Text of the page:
“The Fashionable Church” and the decline of the United Methodist Church.

I help lead a small emerging United Methodist    in downtown Indianapolis.  It is a creation of a merger between two once mighty congregations that dwindled away to almost  nothing.  

One of these now closed churches is Central Avenue United Methodist Church.  

For a good part of the 20th century, Central Avenue was a premiere Indianapolis church.  It was a  popular and powerful place full of Old Indianapolis names and successful businessmen.    Former Indianapolis Mayor and now Senator Richard Lugar grew up in the church.

Anyways, today I was doing some research on the old church and came upon an essay by Nancy Niblack Baxter entitled “Fashionable Church,”  which appeared in the book Falling Toward Grace: Images of Religion  and Culture from the Heartland.  Baxter grew up in Central Avenue and saw the church fall apart as she saw the church’s neighborhood start to struggle economically:

Certainly by the forties when I was a child attending Sunday school, though, Central Avenue’s gold splendor had a tarnished edge.  It was still a place where lots of somebodies with old Indianapolis names went.  But no one of  a different race or culture… and, as the eloquent ministers still made the mahogany rattle with their sermons, outside, the neighborhood at Twelfth and Central was slipping into poverty, decay, and despair.  It puzzled me why we didn’t seem to talk about why we were so different everyone around us, though I did hear comments that “Kentucky people” had taken over the neighborhood.

It is a cautionary tale about what it means to be Methodist and perhaps tells  us why our church has been in decline for so long.  Jesus would have welcomed  the “Kentucky people” as fellow brothers and sisters, and even as disciples.  People very much worthy of the kingdom of God.  The fashionable Indiana Methodists merely listened to sermons while the neighborhood around them fell apart and then headed to the next would-be suburban paradise.


6 thoughts on ““The Fashionable Church” and the decline of the United Methodist Church.

  1. I like the visual/illustration. Great WordSmithing!
    Gives a more poignant meaning to the Scriptural directive to “Feed the Hungry, Clothe the Naked…………….”

    Todd Anderson
    Oak Creek UMC
    Oak Creek, Wisc.,

    • thanks for the comment! I definitely wonder how things would have turned out if we Methodists had taken that directive a little more seriously…

  2. I agree 100% with the observations of these comments. But I may have different reasons for this. Methodism developed in several strands. Two of the more significant of these strands were 1) frontier, populist, Methodism, characterized by gospel hymns, revivals, and the holiness movement, and 2) Methodism becoming increasingly sophisticated, characterized by the formation of colleges and seminaries, bureaucracy, tall steeples, and prestige. It was the first kind of Methodism that offered the first integrated social setting where blacks and whites met more or less on equal terms, namely, the campmeeting. As a result by 1820, 18% of Methodist membership was black. Methodism becoming sophisticated operated with the philosophy that campmeetings were primitive and not in the interest of Methodism’s future. That future, according to these people, would be linked with the view that Christianizing meant civilizing (thus uproot Native Americans from their culture and send to schools). Because it was enthusiastic and an embarrassment to educated Methodists, persons associated with the Holiness movement were driven out of establishment Methodism in the 1890s. The result is that Methodism lost its poor and its connections with blacks. The result is that today while the U.S. minority population is 30% of the total, the percent of minorities in the U.M. church is less than 8%. All the programs pushing diversity, preference for the poor, and working with the least of God’s children have not worked. What will work is an evangelical message based on the authority of Scripture and with a metaphysic based on supernaturalism.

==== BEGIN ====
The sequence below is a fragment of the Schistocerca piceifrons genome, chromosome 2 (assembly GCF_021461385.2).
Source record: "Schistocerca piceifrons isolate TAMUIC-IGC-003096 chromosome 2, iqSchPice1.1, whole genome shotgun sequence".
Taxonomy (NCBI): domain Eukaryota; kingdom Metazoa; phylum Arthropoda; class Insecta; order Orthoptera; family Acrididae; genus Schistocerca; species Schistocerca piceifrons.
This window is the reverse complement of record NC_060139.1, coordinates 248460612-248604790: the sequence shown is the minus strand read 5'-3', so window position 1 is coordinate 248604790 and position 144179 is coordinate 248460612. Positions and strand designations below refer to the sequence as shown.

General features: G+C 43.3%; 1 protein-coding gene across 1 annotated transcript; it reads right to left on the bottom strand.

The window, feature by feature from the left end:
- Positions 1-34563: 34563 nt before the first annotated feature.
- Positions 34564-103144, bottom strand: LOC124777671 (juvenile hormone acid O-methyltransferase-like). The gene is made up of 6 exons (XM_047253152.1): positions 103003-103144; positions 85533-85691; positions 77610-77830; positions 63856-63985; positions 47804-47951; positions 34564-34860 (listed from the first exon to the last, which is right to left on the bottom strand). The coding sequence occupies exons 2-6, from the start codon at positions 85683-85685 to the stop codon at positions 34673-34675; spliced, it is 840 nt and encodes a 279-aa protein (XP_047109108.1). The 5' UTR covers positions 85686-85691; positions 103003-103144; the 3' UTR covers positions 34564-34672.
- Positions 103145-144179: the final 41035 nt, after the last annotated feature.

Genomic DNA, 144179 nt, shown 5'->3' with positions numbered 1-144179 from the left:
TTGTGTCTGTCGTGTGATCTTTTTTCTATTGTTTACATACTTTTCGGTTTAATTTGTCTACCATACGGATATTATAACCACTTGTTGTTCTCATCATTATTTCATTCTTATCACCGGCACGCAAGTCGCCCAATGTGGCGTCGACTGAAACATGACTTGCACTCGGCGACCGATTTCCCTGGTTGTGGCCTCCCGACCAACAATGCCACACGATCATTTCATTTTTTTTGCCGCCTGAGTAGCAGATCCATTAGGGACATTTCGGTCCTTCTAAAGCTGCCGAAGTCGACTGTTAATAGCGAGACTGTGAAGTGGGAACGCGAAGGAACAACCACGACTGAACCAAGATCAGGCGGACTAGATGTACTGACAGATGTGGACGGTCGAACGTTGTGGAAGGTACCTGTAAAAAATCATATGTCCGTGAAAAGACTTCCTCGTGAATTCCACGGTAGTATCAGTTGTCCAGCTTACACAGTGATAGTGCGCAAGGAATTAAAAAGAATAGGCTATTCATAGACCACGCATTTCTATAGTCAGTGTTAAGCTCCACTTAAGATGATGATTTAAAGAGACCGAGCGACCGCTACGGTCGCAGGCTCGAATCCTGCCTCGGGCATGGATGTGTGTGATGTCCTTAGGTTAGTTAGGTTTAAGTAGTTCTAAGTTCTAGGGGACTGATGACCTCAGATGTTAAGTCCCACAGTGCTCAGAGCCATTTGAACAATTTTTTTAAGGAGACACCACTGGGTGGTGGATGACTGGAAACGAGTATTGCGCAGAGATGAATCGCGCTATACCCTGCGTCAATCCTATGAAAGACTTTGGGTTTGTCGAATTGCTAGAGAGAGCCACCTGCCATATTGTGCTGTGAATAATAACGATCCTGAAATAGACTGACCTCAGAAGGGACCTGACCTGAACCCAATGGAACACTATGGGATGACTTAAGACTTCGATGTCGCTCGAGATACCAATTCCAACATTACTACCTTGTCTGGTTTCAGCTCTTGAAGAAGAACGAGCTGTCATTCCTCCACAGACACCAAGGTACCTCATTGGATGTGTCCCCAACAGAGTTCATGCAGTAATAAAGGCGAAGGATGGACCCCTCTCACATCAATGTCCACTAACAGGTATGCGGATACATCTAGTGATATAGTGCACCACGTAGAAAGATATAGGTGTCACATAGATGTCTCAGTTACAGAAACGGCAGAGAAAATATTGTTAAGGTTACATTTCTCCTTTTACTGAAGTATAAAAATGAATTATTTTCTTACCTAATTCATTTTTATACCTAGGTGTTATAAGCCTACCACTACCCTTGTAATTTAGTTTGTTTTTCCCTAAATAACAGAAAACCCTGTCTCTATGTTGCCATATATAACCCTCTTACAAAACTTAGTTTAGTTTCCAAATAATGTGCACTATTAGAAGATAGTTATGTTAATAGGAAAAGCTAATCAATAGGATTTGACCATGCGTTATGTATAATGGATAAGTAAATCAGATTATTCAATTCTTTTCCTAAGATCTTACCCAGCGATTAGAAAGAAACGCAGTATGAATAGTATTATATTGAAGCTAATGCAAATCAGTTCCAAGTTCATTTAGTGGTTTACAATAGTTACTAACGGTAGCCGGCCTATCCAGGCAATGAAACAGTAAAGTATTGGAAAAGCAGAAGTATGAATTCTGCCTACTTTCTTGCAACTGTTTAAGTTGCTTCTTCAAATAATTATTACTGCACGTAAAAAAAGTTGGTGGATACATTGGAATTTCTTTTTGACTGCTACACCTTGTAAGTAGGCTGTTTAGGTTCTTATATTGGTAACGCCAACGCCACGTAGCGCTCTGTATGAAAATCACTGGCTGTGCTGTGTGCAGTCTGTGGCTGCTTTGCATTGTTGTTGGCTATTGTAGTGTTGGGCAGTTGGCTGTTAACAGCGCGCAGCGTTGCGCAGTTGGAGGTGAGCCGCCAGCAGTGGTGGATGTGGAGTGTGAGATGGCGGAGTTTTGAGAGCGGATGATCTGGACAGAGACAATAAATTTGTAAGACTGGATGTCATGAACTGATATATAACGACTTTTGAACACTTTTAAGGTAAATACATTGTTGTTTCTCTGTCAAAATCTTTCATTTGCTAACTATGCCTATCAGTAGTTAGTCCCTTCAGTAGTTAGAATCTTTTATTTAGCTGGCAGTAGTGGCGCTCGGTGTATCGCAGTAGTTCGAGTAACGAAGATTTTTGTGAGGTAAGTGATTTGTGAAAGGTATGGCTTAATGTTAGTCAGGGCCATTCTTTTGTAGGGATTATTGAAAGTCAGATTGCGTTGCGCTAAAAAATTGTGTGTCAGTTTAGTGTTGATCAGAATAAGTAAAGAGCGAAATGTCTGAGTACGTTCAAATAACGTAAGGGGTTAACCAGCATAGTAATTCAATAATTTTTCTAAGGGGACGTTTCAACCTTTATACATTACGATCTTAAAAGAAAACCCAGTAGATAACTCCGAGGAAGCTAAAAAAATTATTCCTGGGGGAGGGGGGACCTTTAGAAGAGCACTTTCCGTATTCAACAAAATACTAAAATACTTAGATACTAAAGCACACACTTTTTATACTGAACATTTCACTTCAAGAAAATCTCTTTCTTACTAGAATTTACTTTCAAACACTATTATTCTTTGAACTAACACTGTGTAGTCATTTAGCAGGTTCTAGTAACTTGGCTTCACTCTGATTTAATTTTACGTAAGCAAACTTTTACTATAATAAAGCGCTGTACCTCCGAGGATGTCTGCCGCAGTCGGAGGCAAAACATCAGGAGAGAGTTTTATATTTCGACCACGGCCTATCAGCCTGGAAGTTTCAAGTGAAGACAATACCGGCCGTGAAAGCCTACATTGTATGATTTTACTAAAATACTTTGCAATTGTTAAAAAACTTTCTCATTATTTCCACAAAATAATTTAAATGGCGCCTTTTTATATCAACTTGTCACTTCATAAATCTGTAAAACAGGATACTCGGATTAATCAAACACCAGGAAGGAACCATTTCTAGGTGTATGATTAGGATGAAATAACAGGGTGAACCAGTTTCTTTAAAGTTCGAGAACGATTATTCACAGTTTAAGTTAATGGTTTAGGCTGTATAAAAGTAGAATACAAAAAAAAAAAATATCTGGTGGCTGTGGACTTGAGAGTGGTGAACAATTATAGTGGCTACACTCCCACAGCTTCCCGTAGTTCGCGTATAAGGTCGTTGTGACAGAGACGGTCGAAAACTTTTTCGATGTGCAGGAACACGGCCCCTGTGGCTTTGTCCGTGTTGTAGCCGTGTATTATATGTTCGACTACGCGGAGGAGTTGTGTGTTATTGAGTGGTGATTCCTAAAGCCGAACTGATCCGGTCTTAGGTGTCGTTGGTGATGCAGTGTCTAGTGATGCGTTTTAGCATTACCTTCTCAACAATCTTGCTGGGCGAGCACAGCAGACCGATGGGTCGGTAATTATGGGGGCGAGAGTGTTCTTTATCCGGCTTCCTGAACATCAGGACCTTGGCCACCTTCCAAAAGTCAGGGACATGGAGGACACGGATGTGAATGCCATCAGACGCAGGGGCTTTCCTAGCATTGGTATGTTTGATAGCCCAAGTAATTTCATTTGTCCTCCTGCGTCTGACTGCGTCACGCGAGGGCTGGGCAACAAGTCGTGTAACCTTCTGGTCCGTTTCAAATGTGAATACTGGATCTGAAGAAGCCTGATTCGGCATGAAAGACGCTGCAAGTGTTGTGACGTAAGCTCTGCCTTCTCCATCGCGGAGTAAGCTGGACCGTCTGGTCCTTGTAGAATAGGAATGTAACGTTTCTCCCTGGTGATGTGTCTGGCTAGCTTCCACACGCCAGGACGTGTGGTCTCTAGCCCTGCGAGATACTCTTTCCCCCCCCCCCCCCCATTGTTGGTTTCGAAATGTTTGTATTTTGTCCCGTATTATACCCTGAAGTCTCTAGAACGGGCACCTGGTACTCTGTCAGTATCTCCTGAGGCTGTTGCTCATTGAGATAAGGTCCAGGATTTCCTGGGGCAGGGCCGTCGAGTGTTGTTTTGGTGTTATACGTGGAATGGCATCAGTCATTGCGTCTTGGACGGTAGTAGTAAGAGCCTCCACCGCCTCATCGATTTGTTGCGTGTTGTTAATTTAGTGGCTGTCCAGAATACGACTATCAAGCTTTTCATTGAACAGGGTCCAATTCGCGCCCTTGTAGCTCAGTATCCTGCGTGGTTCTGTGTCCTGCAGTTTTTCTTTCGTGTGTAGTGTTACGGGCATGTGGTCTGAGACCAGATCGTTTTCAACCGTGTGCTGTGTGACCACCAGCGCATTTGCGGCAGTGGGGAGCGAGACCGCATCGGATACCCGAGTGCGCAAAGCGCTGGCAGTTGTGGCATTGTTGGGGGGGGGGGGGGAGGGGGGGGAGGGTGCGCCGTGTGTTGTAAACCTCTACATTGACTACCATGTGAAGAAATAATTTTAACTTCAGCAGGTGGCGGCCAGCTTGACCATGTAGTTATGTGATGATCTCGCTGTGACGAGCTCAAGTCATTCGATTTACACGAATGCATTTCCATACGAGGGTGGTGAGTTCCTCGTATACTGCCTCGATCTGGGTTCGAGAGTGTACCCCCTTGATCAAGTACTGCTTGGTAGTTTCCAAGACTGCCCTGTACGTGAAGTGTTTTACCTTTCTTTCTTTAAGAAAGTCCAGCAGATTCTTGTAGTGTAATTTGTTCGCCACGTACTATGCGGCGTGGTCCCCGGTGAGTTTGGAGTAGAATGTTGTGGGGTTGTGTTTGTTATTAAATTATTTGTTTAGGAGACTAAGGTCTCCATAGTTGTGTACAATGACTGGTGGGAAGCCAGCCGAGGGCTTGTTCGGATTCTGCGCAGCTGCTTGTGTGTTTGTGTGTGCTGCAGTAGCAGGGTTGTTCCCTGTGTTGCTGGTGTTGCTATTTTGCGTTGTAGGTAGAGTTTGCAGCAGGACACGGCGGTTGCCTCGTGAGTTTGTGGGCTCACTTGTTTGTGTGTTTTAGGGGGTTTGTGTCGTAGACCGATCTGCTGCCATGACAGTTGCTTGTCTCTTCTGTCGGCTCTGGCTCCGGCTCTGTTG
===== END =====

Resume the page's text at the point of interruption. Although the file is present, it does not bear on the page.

3. When the Nazis came for the communists,
    I remained silent;
    I was not a communist.
    Then they locked up the social democrats,
    I remained silent;
    I was not a social democrat.
    Then they came for the trade unionists,
    I did not speak out; I was not a trade unionist.
    Then they came for the Jews,
    I did not speak out;
    I was not a Jew.
    When they came for me,
    there was no one left to speak out for me.

    When you allow Communists to set up training sessions in your church as is happening now, you are helping destroy this Country. When you house illegal aliens against their deportation you destroy the rule of law of this Country. and God’s laws.

    That is why the United Methodist Church is dying.

  4. I am from manna from heaven outreach inc.We are a non profit christian org located in the mountains of eastern Kentucky in pike county.We help the needy people in the pike and lecher county areas with food clothes and furniture.
    We also have a backpack program that feeds hundreds of needy children ever weekend. these children would go hungry if not for this program.
    We are in desperate need of help to keep these programs going.
    If you can help in any way please contact me at 606 639 0651 or 606 639 8833.
    God Bless You
    Ralph Tackett

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